250g icing sugar
30g cocoa powder, Dutch processed cocoa powder, preferably Valrhona
165g egg whites, divided into 2 portions, 85g and 80g
225g caster sugar
Make enough ganache to fill 60 macarons
250g cream (35% fat)
250g dark chocolate, Callebaut dark chocolate callets with 70% cocoa
Preheat the oven to 150°C (NO fan forced).
Combine almond meal, icing sugar and cocoa powder and sift them three times or more and set aside.
Using an electric mixer with a whisk attachment, beat 80g of egg whites at medium low speed at first for about 10 mins. While beating, combine water and caster sugar in a small saucepan. Place the saucepan over medium high heat and cook the sugar water syrup to 118°C but not over 125°C.
Increase the mixer speed and continue to beat the egg whites while pouring syrup into the egg whites slowly in a steady and fine stream. Continue beating until the meringue is glossy and near-stiff peaks. Allow the meringue to cool to about 40°C.
Place almond meal-icing sugar-cocoa mixture in a mixing bowl and mix in the another portion of egg white (85g) to form a thick paste.
Fold in half of the cooled meringue first into the almond paste, scooping it up from the bottom of the bowl until the mixture is well-combined. Then, fold in the rest of the meringue into the almond mixture until the mixture is well-combined again.
Continue to mix in order to "deflate" some fluffiness of the meringue in the mixture and this step is usually referred as "Macaronner". In the book, I love Macarons by Hisako Ogita, it suggests scooping the batter from the bottom and turn it upside down for nothing more or less than 15 times but I like to gauge this stage by the look of the batter. I reckon it is ok when it looks firm and dripping slowly from a spoon.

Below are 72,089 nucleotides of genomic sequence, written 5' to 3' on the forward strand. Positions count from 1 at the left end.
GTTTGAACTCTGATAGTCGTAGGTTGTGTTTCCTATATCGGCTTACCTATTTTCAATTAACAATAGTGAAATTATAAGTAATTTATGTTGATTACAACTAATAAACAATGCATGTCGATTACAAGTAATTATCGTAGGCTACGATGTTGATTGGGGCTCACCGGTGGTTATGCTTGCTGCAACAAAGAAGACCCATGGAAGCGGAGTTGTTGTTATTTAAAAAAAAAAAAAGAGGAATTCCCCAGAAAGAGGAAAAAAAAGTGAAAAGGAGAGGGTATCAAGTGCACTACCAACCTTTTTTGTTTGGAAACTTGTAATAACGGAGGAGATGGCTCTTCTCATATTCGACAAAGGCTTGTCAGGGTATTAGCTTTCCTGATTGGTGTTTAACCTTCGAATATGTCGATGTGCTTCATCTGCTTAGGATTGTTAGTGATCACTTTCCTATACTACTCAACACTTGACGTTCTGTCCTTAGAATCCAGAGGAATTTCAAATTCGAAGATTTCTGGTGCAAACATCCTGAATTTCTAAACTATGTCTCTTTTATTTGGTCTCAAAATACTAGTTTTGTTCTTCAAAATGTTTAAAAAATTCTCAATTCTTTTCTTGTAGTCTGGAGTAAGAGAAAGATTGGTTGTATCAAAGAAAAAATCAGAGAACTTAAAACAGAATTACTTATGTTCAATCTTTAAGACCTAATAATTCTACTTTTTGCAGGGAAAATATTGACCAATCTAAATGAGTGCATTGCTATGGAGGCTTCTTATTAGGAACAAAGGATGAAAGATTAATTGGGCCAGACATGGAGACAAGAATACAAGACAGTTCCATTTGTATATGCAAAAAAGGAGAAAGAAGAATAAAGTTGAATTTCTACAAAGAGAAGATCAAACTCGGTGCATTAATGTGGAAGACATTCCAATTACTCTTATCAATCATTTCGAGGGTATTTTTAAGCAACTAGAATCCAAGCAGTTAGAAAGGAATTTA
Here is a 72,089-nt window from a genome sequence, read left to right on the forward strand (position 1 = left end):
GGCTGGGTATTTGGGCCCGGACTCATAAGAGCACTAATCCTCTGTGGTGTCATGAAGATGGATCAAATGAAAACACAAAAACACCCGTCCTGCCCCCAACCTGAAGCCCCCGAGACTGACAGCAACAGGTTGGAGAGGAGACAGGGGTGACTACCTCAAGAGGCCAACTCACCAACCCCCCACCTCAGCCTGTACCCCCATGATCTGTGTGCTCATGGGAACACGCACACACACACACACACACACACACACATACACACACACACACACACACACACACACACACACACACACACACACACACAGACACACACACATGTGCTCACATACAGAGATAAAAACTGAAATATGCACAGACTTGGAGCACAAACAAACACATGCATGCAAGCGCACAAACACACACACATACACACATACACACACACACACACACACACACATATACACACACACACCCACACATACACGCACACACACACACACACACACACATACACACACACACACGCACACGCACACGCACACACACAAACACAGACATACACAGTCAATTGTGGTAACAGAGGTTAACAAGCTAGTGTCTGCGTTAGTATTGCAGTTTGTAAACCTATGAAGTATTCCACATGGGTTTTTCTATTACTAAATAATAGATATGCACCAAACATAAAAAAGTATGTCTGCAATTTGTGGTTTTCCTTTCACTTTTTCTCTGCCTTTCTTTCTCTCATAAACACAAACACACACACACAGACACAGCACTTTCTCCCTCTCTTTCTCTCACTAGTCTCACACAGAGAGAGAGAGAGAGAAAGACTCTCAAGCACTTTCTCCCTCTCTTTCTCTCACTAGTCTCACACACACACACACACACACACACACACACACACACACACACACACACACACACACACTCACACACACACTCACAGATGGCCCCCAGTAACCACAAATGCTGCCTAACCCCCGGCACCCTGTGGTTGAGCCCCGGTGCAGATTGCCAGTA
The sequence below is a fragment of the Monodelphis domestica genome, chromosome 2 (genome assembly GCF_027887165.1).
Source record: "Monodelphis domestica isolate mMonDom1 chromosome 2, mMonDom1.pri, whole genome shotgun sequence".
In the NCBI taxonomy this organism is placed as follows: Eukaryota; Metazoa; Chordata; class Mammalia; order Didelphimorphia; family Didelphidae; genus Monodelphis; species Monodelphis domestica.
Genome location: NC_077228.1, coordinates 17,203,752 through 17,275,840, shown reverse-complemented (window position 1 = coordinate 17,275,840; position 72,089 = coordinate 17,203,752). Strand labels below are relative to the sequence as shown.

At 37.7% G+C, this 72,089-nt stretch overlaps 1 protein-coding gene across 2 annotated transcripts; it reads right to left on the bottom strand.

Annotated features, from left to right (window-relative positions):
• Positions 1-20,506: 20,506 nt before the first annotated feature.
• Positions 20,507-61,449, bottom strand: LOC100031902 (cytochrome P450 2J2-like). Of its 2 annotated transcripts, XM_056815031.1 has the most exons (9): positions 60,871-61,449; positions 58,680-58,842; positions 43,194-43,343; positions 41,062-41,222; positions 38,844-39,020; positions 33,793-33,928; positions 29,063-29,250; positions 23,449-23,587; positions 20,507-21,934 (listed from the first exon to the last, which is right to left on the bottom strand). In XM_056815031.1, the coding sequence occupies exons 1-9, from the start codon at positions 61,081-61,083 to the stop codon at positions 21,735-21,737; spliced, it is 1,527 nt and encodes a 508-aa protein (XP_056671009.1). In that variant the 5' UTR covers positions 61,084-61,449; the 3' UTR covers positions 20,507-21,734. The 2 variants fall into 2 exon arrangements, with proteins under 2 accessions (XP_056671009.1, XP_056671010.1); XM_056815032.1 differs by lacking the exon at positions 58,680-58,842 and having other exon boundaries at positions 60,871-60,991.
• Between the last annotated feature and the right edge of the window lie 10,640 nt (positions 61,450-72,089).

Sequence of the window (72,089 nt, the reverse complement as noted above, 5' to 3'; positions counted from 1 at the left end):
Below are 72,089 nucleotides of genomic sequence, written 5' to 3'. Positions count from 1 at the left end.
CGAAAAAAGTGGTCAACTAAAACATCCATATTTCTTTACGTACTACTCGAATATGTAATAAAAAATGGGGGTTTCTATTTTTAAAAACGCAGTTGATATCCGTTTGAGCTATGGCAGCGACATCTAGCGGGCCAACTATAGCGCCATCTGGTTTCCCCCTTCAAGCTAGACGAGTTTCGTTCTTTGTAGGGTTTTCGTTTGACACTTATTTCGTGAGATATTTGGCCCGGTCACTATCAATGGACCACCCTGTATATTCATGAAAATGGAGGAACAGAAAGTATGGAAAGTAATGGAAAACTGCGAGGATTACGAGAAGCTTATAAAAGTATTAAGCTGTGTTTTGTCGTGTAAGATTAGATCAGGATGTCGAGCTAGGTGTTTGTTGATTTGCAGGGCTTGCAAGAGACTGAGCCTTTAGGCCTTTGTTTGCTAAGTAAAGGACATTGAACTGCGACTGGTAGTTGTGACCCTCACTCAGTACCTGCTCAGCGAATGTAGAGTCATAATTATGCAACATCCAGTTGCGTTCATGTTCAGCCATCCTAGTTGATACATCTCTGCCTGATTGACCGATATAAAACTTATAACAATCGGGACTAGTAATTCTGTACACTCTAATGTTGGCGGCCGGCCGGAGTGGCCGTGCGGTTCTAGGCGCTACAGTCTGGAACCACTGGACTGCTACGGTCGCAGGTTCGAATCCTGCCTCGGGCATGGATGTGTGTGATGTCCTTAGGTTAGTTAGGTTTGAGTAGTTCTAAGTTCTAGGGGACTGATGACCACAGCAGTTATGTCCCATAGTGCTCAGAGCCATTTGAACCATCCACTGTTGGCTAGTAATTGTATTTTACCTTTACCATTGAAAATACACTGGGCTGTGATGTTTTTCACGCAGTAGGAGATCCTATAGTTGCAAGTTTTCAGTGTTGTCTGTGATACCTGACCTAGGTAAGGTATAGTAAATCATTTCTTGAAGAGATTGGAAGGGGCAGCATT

Attach a 1 cm tip (I used Wilton tip 1A) to the pastry bag. Place the pastry bag, tip down, inside a cup or container and pour the macaron batter into it.
Pipe out the batter onto baking tray lined with silicon mats in circles and any shapes that you like. Gently tap the baking sheet firmly against flat surfaces to allow the batter to settle.
Allow the piped batter to rest at room temperature, uncovered, for 5 mins. Bake for 20 mins or until dried and slightly crisp. Note: My oven doesn't have bottom heat function and had to bake for another 5 mins at 130°C with NO fan forced to get the bottom of the macarons crisp. Please note that chococlate macaron is denser than non-chocolate ones. Typically, the non-chocolate macarons need 15 mins plus to bake and chocolate ones need an extra 5 mins of baking.
Allow macarons to cool on baking mat as they peel off easily only when they are completely cooled.
To make the ganache:
Place chocolate and cream in a heat proof bowl and place the bowl to microwave with low power for about 1 min or until the chocolate melts. Alternatively, place chocolate in a heat proof bowl and place cream in a saucepan and bring it to boil. Pour boiling cream into chocolate and allow mixture to sit for 5 mins.
Mix until the mixture is smooth and glossy. Allow mixture to cool at room temperature into a spreadable consistency. If ganache is too firm after cooling, warm it up slightly in a microwave with short burst of low power.
Using a spatula, spread a dollop of ganache onto the macaron shells.
Sandwich with another macaron shell. Press it slightly to secure. As these macarons are made with the firm kind of filling, they taste better after resting in the fridge on the next day.